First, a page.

Recently, Mayo Clinic research found that 70% or 7 out of 10 people in the U.S. are on prescription drugs. Twenty percent are on five or more prescriptions. Shocking as that may seem, it isn't really when one considers that some of those prescriptions were most likely given to combat the side effects of the original prescriptions.
Strangely, or not so strangely, 7 out of 10 deaths each year are from chronic disease like heart, strokes, and cancer. Almost one out of every two Americans suffered from a chronic illness in 2005. (Source) This system is working out great - just not for U.S. patients.
The most common drugs are antibiotics, antidepressants, and pain killers (opioids).
Dr. St. Sauver of Mayo Clinic said:
Often when people talk about health conditions they’re talking about chronic conditions such as heart disease or diabetes. However, the second most common prescription was for antidepressants — that suggests mental health is a huge issue and is something we should focus on. And the third most common drugs were opioids, which is a bit concerning considering their addicting nature.The research found that women and elderly were most likely to have prescriptions. Not to unfairly stereotype but this makes sense as far as vulnerability goes and adherence to checkups. Women are considered to be more in tune with their bodies and elderly people are likely to have more health issues. In young and middle-aged adults antidepressants and painkillers are the most common prescriptions. Between just 2007 and 2010, the percent of people using at least one prescription drug in the last month increased by 50 percent. Go to SSRIStories.com to carefully consider the sometimes deadly side-effects of antidepressants. You might recall that prescription drug deaths now outnumber traffic accident deaths as of 2009. Consider that antibiotics can destroy gut health, lead to obesity, and increase bacteria resistance.
A campaign using heavy celebrity support has been launched to support the new Healthcare law. Pills have been introduced to treat obesity, and now "smart" pills can track your digesting them and let doctors know if you've behaved.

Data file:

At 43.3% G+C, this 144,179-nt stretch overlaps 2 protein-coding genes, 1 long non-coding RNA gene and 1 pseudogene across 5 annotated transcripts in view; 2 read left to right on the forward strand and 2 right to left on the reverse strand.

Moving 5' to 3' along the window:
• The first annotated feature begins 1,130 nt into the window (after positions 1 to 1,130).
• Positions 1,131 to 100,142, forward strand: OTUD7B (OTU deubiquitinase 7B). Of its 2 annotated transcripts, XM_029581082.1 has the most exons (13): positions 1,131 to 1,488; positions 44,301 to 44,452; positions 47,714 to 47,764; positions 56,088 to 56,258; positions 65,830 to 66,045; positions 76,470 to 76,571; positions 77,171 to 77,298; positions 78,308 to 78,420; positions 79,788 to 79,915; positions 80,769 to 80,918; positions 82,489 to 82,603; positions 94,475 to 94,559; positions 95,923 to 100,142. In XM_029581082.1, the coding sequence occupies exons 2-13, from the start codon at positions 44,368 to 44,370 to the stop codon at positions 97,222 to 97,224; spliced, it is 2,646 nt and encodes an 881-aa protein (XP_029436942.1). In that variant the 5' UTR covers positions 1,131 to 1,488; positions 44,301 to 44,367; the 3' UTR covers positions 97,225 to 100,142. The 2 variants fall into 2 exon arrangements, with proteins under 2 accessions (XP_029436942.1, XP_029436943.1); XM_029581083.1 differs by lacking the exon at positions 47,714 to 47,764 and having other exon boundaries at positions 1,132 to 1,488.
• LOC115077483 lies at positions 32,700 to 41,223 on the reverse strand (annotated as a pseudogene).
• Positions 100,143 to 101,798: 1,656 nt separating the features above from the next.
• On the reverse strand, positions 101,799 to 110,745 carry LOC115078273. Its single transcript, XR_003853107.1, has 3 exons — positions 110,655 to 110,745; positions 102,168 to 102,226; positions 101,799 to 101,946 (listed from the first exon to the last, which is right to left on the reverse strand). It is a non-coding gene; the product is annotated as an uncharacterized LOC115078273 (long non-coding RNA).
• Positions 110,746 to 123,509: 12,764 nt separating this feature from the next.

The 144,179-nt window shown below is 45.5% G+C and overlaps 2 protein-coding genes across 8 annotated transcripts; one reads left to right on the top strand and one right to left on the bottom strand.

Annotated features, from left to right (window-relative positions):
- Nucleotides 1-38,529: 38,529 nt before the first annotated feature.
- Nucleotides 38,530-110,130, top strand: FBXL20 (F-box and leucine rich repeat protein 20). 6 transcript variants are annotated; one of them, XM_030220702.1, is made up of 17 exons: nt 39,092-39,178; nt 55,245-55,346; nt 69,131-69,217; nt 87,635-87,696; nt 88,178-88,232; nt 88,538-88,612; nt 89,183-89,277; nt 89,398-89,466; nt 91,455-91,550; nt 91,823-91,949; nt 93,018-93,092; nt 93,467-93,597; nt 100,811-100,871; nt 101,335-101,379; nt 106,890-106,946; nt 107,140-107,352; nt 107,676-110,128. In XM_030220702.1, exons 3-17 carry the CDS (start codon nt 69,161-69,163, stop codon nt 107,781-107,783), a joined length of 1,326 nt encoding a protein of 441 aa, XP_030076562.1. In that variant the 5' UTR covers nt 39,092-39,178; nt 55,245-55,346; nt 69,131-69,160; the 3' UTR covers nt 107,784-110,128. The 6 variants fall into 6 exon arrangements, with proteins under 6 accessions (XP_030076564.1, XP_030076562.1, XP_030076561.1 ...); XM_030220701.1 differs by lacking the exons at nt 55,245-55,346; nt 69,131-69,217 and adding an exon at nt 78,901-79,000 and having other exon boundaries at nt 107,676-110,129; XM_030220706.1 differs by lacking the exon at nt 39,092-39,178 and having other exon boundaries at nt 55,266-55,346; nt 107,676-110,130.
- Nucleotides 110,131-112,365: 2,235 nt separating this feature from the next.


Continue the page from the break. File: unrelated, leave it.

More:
Spending on prescription drugs reached a whopping $250 billion in 2009 alone - that was 12% of the year's total personal health care expenditure. It's been concluded that mass spending will continue to increase. No ... really? Big Pharma, the Med Mob, and Insurance companies aren't leaving the hot tub anytime soon - especially if there are willing customers struggling just to survive.
What does this all mean? It means that breaking life-dependence on this enslavement system requires a whole new paradigm. Just because it is covered by insurance (designed that way on purpose) doesn't mean it's in our best interest or that the cause of a problem will be discovered and addressed. Thinking in terms of banking and investing might actually put it in perspective. Cheap food and sick-care might be inexpensive for now, but is actually a deduction from you - your body being the account. Think of what an addition and investment in thriving in freedom looks like for you - and then invest in You!
There are at least dozens of ways to approach depression, bacterial infections, hearth health, and pain. The latest research is finally starting to concede that brain function is connected to good microbial gut health. Even just by approaching that, one could potentially knock out three or more of the above issues.
Here are some things that address depression but could also alleviate more. Soaring above depression could kick start your other wellness pursuits. Check out 12 different approaches to stabilizing moods.
Heather Callaghan is a natural health blogger and food freedom activist. You can see her work at NaturalBlaze.com and ActivistPost.com. Like at Facebook.
Source: Activist Post